During the lead-up to the 2004 Iowa Caucus, John Edwards was fond of saying that three tickets would be punched out of the state and he wanted to be one of those tickets.
Come caucus night, Howard Dean sagged, John Kerry held on, and Edwards surged, prompting him to thank Iowa for punching his ticket.
For Edwards, there has never been any doubt he would run again in 2008. So he kept his foot on caucus soil and spent four years devoting time, money and effort to Iowa.
Would have been a great strategy, had the primary landscape not changed.
The process has evolved from Iowa and New Hampshire as the “first-to” for primary voting to a heavily frontloaded, virtually national primary that crescendos on what is now known as Super-Duper Tuesday.
The problems staring down Edwards, as he now must nationalize his campaign, are numbers, image, message and money. Solve the image and message problems, and the numbers and money problems go away.
According to the averaged polling data compiled by RealClearPolitics, Edwards is still ahead in Iowa, but barely; his numbers have not moved, while Hillary Clinton’s have jumped to within 3 points of his once stellar lead.
The RealClearPolitics averages of the national polling data are worse. Those show that the only candidate Edwards is neck-and-neck with is the undeclared Al Gore.
Image and message collide for Edwards; they are at the heart of his failure to move in the polls. Who is he, and what is he trying to say? Is he the populist candidate who is going to end poverty?
Well, if he is, he’s got a whole lot of explaining to do.
Seriously, how can you talk about poverty when you’re building the largest house held in captivity?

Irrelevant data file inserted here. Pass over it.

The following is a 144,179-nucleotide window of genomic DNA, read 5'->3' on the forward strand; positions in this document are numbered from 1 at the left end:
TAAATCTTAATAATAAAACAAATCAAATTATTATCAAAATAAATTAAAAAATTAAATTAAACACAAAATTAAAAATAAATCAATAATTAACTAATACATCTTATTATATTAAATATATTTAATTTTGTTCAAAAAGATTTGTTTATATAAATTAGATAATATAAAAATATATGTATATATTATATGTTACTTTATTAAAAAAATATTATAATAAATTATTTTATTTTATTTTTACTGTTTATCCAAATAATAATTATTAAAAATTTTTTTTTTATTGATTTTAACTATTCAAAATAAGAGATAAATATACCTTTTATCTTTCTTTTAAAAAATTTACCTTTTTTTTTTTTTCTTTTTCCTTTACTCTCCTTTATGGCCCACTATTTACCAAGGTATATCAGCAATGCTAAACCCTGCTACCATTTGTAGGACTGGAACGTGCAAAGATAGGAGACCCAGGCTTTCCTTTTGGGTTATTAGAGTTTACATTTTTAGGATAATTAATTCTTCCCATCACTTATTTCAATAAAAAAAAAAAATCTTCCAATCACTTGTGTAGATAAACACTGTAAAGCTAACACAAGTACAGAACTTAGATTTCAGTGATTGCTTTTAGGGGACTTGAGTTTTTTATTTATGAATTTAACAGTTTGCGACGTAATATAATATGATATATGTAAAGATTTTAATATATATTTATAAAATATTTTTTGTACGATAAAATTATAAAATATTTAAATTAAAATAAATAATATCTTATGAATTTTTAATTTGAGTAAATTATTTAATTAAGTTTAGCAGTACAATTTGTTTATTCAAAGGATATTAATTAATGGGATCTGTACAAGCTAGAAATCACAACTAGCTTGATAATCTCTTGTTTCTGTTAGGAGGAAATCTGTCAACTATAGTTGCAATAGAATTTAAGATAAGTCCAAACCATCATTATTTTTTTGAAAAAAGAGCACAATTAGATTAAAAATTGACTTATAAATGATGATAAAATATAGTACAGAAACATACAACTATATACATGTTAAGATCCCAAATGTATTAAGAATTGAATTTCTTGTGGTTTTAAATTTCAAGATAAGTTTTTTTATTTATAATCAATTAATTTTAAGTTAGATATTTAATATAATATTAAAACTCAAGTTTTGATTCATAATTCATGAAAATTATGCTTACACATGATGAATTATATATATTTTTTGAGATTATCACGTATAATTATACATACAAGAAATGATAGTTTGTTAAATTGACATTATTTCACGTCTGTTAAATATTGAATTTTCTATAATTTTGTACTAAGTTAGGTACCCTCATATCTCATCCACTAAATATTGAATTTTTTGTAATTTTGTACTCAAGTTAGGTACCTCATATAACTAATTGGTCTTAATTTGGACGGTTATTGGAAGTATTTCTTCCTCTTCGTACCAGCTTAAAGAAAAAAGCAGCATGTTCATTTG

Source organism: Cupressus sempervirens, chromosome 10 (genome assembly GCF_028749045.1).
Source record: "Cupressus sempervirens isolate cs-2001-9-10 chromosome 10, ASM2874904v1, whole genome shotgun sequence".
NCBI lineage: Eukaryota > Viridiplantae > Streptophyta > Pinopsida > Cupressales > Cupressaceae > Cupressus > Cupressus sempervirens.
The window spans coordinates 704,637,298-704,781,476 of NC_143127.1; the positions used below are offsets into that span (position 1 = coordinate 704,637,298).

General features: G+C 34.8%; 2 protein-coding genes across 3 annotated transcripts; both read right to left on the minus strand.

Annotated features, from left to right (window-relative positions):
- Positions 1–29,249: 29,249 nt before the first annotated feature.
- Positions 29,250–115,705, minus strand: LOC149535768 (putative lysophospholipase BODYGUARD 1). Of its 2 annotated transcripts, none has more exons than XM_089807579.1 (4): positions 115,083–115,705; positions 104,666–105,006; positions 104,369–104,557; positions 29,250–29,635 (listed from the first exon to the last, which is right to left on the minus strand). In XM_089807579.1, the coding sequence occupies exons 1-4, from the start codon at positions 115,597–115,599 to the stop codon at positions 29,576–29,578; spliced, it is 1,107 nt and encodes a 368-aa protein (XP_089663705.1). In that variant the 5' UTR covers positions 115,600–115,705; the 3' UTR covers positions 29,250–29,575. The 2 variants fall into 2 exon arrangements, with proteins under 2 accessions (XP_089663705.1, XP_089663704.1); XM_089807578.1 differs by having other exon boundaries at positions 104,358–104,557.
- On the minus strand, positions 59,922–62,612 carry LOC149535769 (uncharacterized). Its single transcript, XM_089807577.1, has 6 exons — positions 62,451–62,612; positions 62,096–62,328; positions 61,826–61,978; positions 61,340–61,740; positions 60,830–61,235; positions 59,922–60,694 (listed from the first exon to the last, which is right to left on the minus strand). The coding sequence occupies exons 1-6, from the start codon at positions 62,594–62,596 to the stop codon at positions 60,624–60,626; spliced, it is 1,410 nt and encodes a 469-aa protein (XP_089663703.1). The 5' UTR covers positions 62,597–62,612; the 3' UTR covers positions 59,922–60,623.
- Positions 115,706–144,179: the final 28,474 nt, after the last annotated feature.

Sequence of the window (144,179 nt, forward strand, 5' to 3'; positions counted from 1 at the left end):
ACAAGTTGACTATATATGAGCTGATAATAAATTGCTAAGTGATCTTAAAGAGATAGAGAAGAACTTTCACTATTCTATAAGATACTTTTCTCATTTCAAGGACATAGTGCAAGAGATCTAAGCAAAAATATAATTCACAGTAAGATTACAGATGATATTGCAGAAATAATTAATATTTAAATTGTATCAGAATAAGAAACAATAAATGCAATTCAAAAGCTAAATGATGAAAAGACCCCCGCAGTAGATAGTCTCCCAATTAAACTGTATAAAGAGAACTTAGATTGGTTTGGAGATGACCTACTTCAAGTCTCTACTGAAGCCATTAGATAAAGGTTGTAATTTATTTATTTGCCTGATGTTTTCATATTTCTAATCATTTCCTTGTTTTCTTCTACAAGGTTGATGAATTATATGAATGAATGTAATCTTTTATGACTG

Edwards talks about these “two Americas,” but how is he able to sell that to voters when he is getting $400 haircuts and going to a spa called Pink Sapphire? How does that square with where he is trying to build his political base?
It rings so phony that it has a televangelist quality to it.
While that metro-sexual image neuters his poverty position, how do his business dealings affect his pro-union, like-a-rock-pick-up-truck guy image? Again, a whole lot of explaining needs to come from Camp Edwards.
Just last week, the Washington Post revealed that Edwards was a consultant for a New York-based hedge-fund firm that enables its partners to defer or avoid paying U.S. taxes through off-shore accounts. The firm in question, Fortress, was also Edwards’s largest source of monetary support from a single company in the last quarter.
And does anyone in his camp do research? Surely someone could have checked his records last summer before he signed up to be the union-sponsored “Wake Up Wal-Mart” poster boy. Had they just checked his Senate financial records, they would have known he owned stock in Wal-Mart from at least1999 thru 2003.
All of this goes to an overall character issue that undermines his overall message and his overall persona. He is not paying attention to the growing image of himself.
Edwards built his fortune on representing the little guy in court; he obviously was successful at it. Can he translate that success into a populist message for low-income Americans, and will they buy the messenger?
Up to now, Edwards’ biggest media moments have been about personal tragedy or personal excess. Says one Democratic wag who actually likes him: “I have always thought that Edwards was the guy that was most likely to emerge. I still do … I just cannot figure out what his strategy is … right now he is running the least credible, least authentic campaign out there.”